“Part 2: Quality Open-Source Content”
“Did we mention that all of these resources are freely available to members under the Creative Commons License?”
http://ole.org/open-educational-resources/

Now this just reads wrong. Open source applies to hardware and code, not to, well, books. Open ACCESS is the correct phrase for books, literature, articles, and other written works. And, well, if the works actually are open source, or open access, or creative commons licensed, then they are available to EVERYONE, not just members. It sounds wrong, at least to me, to even imply that the content is limited to members-only.

I kept digging. I found their Learning Toolkit page, which stated:

“The Open BeLL – Coming Soon!
Our virtual interactive library will now be available for public preview”

Preview? That again makes it sound as it, well, the content isn’t actually open. And I thought their “virtual interactive library” was already available through the Internet Archive? By this point I am so baffled, I don’t know what to think. I start asking my colleagues, one of whom actually finds the official OLE Copyright Statement. The reason I couldn’t find it was because I was looking on their web site. Now, why on earth would I expect to find their legal statements on their own web site? [sarcasm] It was instead on the Internet Archive site.

Open Resource Library - Copyright Statement
OLE Copyright Statement: https://archive.org/stream/OLECopyrightStatement/OLE_Copyright%20Statement#page/n0/mode/2up

Briefly, what this says to me is that they are putting up full text of commercially available copyrighted works under a Creative Commons license with the assumption that this falls under Fair Use. Let’s take a second and look at fair use a bit more.

“Section 107 also sets out four factors to be considered in determining whether or not a particular use is fair.
1. The purpose and character of the use, including whether such use is of commercial nature or is for nonprofit educational purposes
2. The nature of the copyrighted work
3. The amount and substantiality of the portion used in relation to the copyrighted work as a whole
4. The effect of the use upon the potential market for, or value of, the copyrighted work”
US Copyright Office, Fair Use. http://www.copyright.gov/fls/fl102.html

I’m no expert on Fair Use. You can find more information on this from Stanford, Texas, and our own University of Michigan Copyright Office.

One of my favorite resources from these groups is the UM “Fair Use Myths.

Fair Use Myths: http://guides.lib.umich.edu/content.php?pid=396670&sid=3248179

The first myth states approximately that just because what you are doing is educational is not sufficient in and of itself to make it fair use. OLE says that they are putting up copyrighted content under a Fair Use claim. They don’t anywhere say that they ask permission, but instead assume it will be ok, because they are good folk. (I’m paraphrasing.) The author might have agreed with them, but there is no way for us to know. But the final of the four factors to be considered is the economic impact. If OLE did not have permission, then making a PDF and text of a complete book available for free does seem like something that might possibly have an impact on sales. For me, it seems like this would fail the “four factors” test.

As I said, I’m not a lawyer, and certainly no expert, but I am a librarian, and I tried really really hard to find any evidence to show that OLE did the right work to protect themselves and their partners. I began this post believing in them, and I ended it with an opposite view. During the days I was working on this post, the work in question, the one that sparked this inquiry, has disappeared from the Internet Archive and now gives a statement of not being available due to an enquiry into a metadata error. I am wondering if someone told the author or their publisher.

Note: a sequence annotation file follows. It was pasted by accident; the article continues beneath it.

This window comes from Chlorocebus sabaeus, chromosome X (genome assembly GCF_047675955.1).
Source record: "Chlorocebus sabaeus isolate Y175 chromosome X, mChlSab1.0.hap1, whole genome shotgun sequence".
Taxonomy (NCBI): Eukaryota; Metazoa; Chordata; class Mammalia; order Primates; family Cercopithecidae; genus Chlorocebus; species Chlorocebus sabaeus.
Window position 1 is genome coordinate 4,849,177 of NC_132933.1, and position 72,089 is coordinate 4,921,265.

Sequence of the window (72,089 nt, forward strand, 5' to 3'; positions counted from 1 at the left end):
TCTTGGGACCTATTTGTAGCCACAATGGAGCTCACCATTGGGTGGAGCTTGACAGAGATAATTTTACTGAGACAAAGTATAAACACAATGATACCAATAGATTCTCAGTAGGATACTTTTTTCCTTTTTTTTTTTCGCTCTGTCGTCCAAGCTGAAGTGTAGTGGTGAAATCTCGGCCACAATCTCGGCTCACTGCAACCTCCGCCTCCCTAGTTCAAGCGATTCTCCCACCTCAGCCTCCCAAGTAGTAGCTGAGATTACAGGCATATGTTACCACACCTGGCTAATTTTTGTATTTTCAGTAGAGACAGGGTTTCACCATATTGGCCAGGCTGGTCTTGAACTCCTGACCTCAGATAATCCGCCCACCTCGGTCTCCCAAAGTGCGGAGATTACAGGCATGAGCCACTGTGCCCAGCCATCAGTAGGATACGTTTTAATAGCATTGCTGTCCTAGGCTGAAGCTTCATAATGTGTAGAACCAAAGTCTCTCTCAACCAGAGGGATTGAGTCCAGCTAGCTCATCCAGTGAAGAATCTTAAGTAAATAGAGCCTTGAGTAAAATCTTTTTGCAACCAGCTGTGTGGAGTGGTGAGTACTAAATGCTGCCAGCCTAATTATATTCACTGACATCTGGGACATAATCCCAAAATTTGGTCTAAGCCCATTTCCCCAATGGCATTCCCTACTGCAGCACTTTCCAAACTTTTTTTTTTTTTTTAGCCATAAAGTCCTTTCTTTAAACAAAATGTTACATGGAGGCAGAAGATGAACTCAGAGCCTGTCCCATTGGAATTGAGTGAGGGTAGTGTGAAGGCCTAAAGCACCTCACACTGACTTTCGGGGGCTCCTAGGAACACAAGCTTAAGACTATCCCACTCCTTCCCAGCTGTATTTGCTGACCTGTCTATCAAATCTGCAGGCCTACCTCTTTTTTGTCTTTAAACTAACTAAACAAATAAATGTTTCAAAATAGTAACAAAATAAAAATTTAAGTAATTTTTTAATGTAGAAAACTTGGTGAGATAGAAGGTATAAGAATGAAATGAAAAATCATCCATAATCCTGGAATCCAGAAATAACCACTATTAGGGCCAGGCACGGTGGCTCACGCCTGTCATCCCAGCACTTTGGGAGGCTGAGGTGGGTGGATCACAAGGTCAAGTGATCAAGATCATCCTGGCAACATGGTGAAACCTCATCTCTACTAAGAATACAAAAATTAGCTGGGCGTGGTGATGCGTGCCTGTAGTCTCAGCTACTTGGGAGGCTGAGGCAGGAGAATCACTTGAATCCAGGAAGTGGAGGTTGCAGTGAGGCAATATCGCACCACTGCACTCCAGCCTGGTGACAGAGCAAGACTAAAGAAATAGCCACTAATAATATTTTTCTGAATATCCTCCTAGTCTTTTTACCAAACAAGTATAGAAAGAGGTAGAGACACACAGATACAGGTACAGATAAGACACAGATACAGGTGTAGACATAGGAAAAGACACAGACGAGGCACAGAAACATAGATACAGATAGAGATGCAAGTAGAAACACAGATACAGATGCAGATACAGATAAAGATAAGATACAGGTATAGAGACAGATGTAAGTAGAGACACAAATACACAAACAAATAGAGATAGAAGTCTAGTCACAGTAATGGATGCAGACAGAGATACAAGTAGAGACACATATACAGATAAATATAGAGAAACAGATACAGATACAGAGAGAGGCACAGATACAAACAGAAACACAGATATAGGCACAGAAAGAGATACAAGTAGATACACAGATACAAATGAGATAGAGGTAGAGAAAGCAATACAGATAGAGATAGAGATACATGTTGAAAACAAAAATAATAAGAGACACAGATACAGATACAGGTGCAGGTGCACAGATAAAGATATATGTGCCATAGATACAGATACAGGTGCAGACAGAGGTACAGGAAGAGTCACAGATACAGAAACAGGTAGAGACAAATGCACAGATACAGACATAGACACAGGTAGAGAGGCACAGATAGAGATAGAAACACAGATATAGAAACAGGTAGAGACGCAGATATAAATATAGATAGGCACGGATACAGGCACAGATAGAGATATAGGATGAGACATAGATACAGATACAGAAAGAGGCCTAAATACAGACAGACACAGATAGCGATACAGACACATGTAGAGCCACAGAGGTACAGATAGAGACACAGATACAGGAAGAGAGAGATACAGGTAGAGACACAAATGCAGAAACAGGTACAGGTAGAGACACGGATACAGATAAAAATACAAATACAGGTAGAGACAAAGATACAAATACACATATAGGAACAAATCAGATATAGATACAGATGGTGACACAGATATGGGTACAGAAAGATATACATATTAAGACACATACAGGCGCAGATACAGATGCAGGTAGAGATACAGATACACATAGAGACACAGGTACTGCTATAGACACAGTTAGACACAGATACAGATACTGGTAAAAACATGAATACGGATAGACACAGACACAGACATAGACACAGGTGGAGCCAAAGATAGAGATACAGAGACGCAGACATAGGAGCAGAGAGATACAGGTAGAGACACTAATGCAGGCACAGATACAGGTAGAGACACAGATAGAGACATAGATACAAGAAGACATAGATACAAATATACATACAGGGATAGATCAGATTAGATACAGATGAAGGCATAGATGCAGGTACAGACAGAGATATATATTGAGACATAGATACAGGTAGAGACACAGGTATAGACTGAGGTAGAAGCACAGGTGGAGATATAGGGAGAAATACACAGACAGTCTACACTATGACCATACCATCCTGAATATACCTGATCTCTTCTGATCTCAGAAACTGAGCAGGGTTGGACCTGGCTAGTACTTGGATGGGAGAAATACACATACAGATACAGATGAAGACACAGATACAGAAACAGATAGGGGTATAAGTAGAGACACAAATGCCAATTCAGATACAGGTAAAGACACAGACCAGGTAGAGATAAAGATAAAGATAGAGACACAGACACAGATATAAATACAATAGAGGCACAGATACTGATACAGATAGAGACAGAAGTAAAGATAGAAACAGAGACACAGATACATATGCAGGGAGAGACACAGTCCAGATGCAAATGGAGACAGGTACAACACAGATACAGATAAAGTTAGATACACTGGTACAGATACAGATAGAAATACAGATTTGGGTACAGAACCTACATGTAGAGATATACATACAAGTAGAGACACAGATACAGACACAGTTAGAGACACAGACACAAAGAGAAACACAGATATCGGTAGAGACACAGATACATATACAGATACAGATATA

CLOSING THOUGHTS

Just because you can doesn’t mean you should.

Just because you should doesn’t mean you can.

Who says so?

But what will the neighbors (students) think?

Case Study: I F***ing Love Science & Rare Diseases

"Did you know 1 in 10 people have a rare disease?"

“Did you know 1 in 10 people have a rare disease?”
http://globalgenes.org/rare-diseases-facts-statistics/

If IFLScience didn’t know before that 1 in 10 people have a rare disease, they do now! Last Saturday, IFLScience put up a post on rare diseases. In this post, they chose 10 conditions to highlight, evidently because the popular names for the conditions were reminiscent of Halloween and monsters.

10 of the Strangest Known Medical Conditions
Here is the link:
http://www.iflscience.com/health-and-medicine/10-strangest-known-medical-conditions

I’m no fan of zombies or gore, and had my own issues with the images selected for this post, but am trying to see both sides. For the record, IFLScience has done a lot of good work engaging and educating the public around science, fostering science literacy and awareness. They are very popular, and (overall) popular science education is a good thing for science. Those of us working in science and in STEM/STEAM education and outreach want people to be willing to learn about science.

This particular article, however, was not received well by many in the rare disease community. Because the article was perceived as misrepresenting not only one rare disease, but TEN, many people in the community banded together, even though these were not conditions that they necessarily had themselves. The rare disease community objected to several points, and have been actively using social media to spread the word in attempts to get IFLScience to take down or withdraw the post.

In the meantime, the rare disease community is also finding themselves in the awkward position of attempting to manage the largely offensive comment stream, educate, correct, and respond, but are having to do this as interested outsiders, not partners, and without the support or cooperation of IFLScience.